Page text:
Havilah, California

Havilah is an unincorporated community in Kern County, California.[1] It is located in the mountains between Walker Basin and the Kern River Valley,[2] 5 miles (8.0 km) south-southwest of Bodfish[3] at an elevation of 3,136 feet (956 m).[1]

A replica of the 1868 courthouse was built in 1966 and serves as a museum today. The museum is open weekends April through September.
Location in California
Location within the United States
Coordinates: 35°31′04″N 118°31′07″W
Country United States
State California
CountyKern County
Elevation956 m (3,136 ft)
Reference no.100



Asbury Harpending arrived in the area where there were many southern-sympathizers in 1864. After finding gold deposits on Clear Creek, a tributary of the Kern River, the group claimed a townsite on the road from Keyesville to Tehachapi and named it after the Biblical land of Havilah, "where there is gold" according to Genesis 2:11.[4] By the end of 1865, Havilah was a boom town with 147 business buildings, thirteen saloons, and a population of nearly a thousand, mostly miners working the Clear Creek Mining District.

Havilah was the county seat at the founding of Kern County on April 2, 1866, and the county's first newspaper, the Havilah Courier, began publication that same year.[5] The county government was moved to Bakersfield in 1874.[6]

A post office operated at Havilah from 1866 to 1918.[3] The Havilah School District, formed in 1866, was the first public school in Kern County.

Nearby historic mining communities include Loraine, (originally named Paris) and Twin Oaks.[7] The town is now registered as California Historical Landmark #100.[8]


Aside from the Old Havilah Cemetery, little remains from the original settlement, most of which was destroyed by fires in the 1920s. A replica of the courthouse and one-room schoolhouse have been constructed near their original locations.[9] The sides of Caliente-Bodfish Road in Havilah are lined with signs marking where other historic buildings once stood.

Accessible by car, Havilah is just over 20 miles (32 km) driving distance from the intersection of State Route 58 and Caliente-Bodfish Road. It is just over five driving miles from Bodfish on Caliente-Bodfish Road.

A US Forest Service fire station is situated along Caliente-Bodfish Road at 35°30′38″N 118°31′06″W.[2]

US Geological Survey plots several mines nearby. Names of local mines include:[2]

  • Southern Cross Mine
  • Friday Mine
  • Uncle Sam Mine
  • McKeadney Mine

Districts, zones, boundaries, and services

The ZIP Code is 93518, and the community is inside area code 661. Havilah shares its postal ZIP Code with the nearby communities of Caliente and Loraine.[10] The community is within the Kern County Air Pollution Control District.[11]

The area is bordered to the east and west by Sequoia National Forest lands and is located at the junction of Havilah Canyon and Haight Canyon. Elevations at the floor of the canyon range from approximately 3,050 feet (930 m) AMSL to 3,400 feet (1,000 m). Havilah Canyon runs roughly north-south and mountain peaks to the east and west are over 1,000 feet (300 m) higher than the roadway, which runs along the floor of Havilah Canyon. King Solomons Ridge lies to the east; Hobo Ridge lies to the west.[2] Snow may be present during winter months.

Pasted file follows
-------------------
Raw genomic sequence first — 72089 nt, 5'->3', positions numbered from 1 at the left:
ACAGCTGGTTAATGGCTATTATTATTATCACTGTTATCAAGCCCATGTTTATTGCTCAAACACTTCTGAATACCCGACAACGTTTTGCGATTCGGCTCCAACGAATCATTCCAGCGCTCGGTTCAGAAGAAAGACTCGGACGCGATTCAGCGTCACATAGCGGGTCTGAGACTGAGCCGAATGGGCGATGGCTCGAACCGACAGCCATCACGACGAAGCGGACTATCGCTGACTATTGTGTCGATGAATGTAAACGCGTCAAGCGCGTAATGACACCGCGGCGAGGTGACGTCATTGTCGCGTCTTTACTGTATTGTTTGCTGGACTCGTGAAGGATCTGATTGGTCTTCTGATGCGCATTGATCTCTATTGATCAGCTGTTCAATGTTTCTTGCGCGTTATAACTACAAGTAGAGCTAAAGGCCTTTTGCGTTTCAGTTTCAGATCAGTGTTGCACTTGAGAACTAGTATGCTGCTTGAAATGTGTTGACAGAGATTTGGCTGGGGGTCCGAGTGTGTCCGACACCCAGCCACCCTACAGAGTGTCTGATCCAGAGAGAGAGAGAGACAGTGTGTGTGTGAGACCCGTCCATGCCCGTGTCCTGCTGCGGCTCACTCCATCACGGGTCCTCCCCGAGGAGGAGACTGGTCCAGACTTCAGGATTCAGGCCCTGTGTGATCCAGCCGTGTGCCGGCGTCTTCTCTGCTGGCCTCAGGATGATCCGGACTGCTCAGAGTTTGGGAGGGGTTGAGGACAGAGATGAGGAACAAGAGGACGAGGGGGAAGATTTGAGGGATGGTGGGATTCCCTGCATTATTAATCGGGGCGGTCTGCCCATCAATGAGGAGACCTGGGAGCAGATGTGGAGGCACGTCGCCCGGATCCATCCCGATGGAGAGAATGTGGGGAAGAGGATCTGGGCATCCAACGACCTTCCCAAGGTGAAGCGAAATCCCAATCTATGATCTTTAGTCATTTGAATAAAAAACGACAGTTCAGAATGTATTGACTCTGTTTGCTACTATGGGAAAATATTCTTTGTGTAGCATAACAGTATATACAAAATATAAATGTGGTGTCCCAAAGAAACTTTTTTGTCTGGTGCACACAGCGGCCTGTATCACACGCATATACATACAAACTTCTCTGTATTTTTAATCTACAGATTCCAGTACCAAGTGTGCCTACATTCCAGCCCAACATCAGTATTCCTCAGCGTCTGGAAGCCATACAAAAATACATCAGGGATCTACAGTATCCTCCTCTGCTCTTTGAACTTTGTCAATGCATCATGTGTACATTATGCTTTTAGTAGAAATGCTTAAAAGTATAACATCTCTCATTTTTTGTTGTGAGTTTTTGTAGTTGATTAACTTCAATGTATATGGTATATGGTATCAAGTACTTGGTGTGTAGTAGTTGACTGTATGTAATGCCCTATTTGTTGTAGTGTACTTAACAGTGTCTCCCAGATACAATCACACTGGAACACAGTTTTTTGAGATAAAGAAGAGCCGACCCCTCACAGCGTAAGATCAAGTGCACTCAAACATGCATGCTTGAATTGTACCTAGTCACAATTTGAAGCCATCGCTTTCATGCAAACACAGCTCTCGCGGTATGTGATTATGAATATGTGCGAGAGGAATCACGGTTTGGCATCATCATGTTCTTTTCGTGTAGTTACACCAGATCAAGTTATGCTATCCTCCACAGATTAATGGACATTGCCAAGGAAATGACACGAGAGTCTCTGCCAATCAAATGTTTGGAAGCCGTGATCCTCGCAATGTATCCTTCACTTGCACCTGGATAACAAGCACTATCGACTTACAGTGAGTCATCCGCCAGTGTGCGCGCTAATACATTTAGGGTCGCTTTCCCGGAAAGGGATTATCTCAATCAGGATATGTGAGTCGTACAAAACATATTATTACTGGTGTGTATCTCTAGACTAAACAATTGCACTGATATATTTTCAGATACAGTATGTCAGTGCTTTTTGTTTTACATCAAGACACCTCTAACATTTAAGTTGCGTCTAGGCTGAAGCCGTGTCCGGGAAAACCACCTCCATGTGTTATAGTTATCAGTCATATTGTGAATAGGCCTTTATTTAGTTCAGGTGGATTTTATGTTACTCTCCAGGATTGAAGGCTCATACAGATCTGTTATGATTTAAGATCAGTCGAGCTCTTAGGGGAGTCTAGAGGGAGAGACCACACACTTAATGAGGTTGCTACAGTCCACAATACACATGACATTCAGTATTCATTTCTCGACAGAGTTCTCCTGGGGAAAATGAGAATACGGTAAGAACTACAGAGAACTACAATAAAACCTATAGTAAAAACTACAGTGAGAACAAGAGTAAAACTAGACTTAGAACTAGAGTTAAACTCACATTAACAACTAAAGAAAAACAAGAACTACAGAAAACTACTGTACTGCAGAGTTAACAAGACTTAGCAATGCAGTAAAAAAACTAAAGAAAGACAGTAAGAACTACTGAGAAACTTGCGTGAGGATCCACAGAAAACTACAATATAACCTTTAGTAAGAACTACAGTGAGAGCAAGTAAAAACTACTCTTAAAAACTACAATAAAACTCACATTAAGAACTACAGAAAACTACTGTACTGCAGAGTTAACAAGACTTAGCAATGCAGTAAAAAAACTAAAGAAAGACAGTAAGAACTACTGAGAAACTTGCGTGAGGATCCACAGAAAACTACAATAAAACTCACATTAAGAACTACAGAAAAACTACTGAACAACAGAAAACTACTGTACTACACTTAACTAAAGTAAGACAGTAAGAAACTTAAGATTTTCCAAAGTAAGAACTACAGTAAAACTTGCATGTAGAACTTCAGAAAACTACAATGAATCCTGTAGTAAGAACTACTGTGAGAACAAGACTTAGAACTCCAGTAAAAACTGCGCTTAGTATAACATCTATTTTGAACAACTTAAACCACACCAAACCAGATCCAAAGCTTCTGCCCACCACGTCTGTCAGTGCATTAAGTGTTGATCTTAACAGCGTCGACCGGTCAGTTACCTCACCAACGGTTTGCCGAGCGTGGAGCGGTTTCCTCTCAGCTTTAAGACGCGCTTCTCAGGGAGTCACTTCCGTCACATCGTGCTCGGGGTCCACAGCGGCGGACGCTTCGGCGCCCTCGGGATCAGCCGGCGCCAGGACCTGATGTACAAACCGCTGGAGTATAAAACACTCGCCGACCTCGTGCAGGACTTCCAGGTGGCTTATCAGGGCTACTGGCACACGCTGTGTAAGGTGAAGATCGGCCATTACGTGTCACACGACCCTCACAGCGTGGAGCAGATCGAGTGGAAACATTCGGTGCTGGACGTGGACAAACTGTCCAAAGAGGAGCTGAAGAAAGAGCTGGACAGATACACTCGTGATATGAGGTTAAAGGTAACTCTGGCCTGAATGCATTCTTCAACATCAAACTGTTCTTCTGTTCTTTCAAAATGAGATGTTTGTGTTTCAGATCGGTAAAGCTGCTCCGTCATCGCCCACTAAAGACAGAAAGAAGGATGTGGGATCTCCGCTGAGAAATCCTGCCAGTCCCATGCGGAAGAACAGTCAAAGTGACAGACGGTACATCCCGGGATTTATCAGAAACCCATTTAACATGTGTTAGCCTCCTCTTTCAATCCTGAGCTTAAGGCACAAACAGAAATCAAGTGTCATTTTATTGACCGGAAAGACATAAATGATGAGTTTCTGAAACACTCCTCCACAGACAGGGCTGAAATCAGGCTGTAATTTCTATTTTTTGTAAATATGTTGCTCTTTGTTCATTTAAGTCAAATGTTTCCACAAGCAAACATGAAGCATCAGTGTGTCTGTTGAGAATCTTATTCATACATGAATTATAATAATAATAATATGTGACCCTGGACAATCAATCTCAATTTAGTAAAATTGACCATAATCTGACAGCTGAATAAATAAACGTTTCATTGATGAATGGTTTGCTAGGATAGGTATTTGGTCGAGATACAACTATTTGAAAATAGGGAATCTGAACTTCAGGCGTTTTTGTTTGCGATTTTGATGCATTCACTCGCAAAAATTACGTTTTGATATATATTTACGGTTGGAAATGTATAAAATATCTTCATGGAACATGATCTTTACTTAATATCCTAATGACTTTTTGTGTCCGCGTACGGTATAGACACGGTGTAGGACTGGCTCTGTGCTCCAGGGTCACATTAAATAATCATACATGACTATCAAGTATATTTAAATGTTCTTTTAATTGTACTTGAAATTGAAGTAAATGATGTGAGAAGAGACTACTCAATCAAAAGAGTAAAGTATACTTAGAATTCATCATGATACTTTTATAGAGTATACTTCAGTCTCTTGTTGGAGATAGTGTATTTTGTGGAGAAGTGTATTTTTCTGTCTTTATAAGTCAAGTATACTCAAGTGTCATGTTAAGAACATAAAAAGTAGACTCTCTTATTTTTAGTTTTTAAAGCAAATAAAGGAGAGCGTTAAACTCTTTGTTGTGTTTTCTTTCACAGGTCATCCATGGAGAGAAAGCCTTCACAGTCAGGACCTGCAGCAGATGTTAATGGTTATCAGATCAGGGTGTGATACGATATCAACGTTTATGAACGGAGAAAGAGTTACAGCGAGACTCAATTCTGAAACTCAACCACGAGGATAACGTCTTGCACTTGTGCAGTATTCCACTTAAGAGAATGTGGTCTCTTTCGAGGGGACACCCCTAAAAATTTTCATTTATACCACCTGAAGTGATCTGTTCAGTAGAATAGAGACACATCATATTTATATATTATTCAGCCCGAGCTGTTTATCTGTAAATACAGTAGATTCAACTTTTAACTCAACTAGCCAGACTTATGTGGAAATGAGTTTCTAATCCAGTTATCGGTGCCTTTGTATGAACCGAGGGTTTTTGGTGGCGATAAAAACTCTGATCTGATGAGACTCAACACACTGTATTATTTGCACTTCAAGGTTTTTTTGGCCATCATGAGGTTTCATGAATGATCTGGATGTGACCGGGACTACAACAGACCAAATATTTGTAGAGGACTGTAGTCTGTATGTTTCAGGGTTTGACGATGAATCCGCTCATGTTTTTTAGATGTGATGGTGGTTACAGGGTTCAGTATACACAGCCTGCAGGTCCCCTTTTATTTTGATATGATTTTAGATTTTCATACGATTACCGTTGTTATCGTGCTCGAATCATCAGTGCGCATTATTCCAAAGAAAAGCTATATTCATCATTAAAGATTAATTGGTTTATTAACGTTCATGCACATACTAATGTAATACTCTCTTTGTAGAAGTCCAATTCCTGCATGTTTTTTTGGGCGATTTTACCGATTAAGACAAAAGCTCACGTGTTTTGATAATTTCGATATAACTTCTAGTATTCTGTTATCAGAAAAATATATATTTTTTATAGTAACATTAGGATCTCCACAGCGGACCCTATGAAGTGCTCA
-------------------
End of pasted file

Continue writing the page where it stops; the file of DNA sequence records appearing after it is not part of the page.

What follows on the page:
The community falls within the Battalion 7 area of the Kern County Fire Department. It is listed by the California Fire Alliance as being at high risk to wildfire.[12]

Commercial electric power is supplied by Southern California Edison.[13]

See also

California portal


  1. U.S. Geological Survey Geographic Names Information System: Havilah, California
  2. Map: Miracle Hot Springs, California, 7.5-minute quadrangle, US Geological Survey, 1989.
  3. Durham, David L. (1998). California's Geographic Names: A Gazetteer of Historic and Modern Names of the State. Clovis, Calif.: Word Dancer Press. p. 1045. ISBN 1-884995-14-4.
  4. Founder's name from Gudde, Erwin G, California Place Names: The Origin and Etymology of Current Geographic Names, 4th ed.(Los Angeles, University of California Press, 1998) pp. 161.
  5. Cook, Fred S., "Little Town of Havilah,"Historic Legends of the Kern River Valley, (Volcano, California: California Traveler, Inc., 1975) pp.18.
  6. "Havilah: Historic Landmark #279," State of California, Department of Parks and Recreation, Office of Historic Preservation, 2007. This information is duplicated on at least one other state web site and in the National Register for Historic Places.
  7. Hoover, Mildred Brooke et al., "Kern County," Historic Spots in California, Fourth Edition, (Stanford, California: Stanford University Press, 1990) pp. 127.
  8. "Havilah". Office of Historic Preservation, California State Parks. Retrieved 2012-10-07.
  9. "Historic Havilah (No. 100 California Historical Landmark) - Sierra Nevada Geotourism MapGuide". www.sierranevadageotourism.org. Retrieved 17 April 2018.
  10. Based on 2000 US Census Bureau data and verified by checking the US Postal Service web site.
  11. Based on ZIP Code data made available by the California Air Resources Board. One other reference says it's in the "San Joaquin Valley APCD."
  12. Kern County Fire Department, Wildland Fire Management Plan, 2004.
  13. Information based on California Public Utilities Commission regulatory filings.

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